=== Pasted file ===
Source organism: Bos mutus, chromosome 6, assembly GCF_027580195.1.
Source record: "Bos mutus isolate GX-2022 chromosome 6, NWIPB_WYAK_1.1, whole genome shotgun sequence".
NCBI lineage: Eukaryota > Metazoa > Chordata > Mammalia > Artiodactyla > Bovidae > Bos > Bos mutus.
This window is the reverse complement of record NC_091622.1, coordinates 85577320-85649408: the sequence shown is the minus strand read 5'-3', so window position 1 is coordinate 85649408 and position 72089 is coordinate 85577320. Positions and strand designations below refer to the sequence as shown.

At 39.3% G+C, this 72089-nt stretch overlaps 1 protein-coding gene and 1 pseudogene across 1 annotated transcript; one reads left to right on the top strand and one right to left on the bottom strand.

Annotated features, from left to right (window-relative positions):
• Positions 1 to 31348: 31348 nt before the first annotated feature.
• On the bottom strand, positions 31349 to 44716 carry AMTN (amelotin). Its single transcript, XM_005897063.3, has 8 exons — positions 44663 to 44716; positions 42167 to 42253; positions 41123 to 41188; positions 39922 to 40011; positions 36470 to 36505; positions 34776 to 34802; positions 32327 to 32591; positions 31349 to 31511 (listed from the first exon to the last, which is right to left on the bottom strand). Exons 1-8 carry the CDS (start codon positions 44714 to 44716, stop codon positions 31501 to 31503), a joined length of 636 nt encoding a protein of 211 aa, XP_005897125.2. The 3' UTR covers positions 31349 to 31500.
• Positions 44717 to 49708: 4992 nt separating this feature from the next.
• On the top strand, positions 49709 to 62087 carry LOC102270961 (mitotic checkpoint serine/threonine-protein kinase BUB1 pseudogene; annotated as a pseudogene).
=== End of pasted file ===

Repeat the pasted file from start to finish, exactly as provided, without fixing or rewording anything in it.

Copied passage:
Source organism: Bos mutus, chromosome 6, assembly GCF_027580195.1.
Source record: "Bos mutus isolate GX-2022 chromosome 6, NWIPB_WYAK_1.1, whole genome shotgun sequence".
NCBI lineage: Eukaryota > Metazoa > Chordata > Mammalia > Artiodactyla > Bovidae > Bos > Bos mutus.
This window is the reverse complement of record NC_091622.1, coordinates 85577320-85649408: the sequence shown is the minus strand read 5'-3', so window position 1 is coordinate 85649408 and position 72089 is coordinate 85577320. Positions and strand designations below refer to the sequence as shown.

At 39.3% G+C, this 72089-nt stretch overlaps 1 protein-coding gene and 1 pseudogene across 1 annotated transcript; one reads left to right on the top strand and one right to left on the bottom strand.

Annotated features, from left to right (window-relative positions):
• Positions 1 to 31348: 31348 nt before the first annotated feature.
• On the bottom strand, positions 31349 to 44716 carry AMTN (amelotin). Its single transcript, XM_005897063.3, has 8 exons — positions 44663 to 44716; positions 42167 to 42253; positions 41123 to 41188; positions 39922 to 40011; positions 36470 to 36505; positions 34776 to 34802; positions 32327 to 32591; positions 31349 to 31511 (listed from the first exon to the last, which is right to left on the bottom strand). Exons 1-8 carry the CDS (start codon positions 44714 to 44716, stop codon positions 31501 to 31503), a joined length of 636 nt encoding a protein of 211 aa, XP_005897125.2. The 3' UTR covers positions 31349 to 31500.
• Positions 44717 to 49708: 4992 nt separating this feature from the next.
• On the top strand, positions 49709 to 62087 carry LOC102270961 (mitotic checkpoint serine/threonine-protein kinase BUB1 pseudogene; annotated as a pseudogene).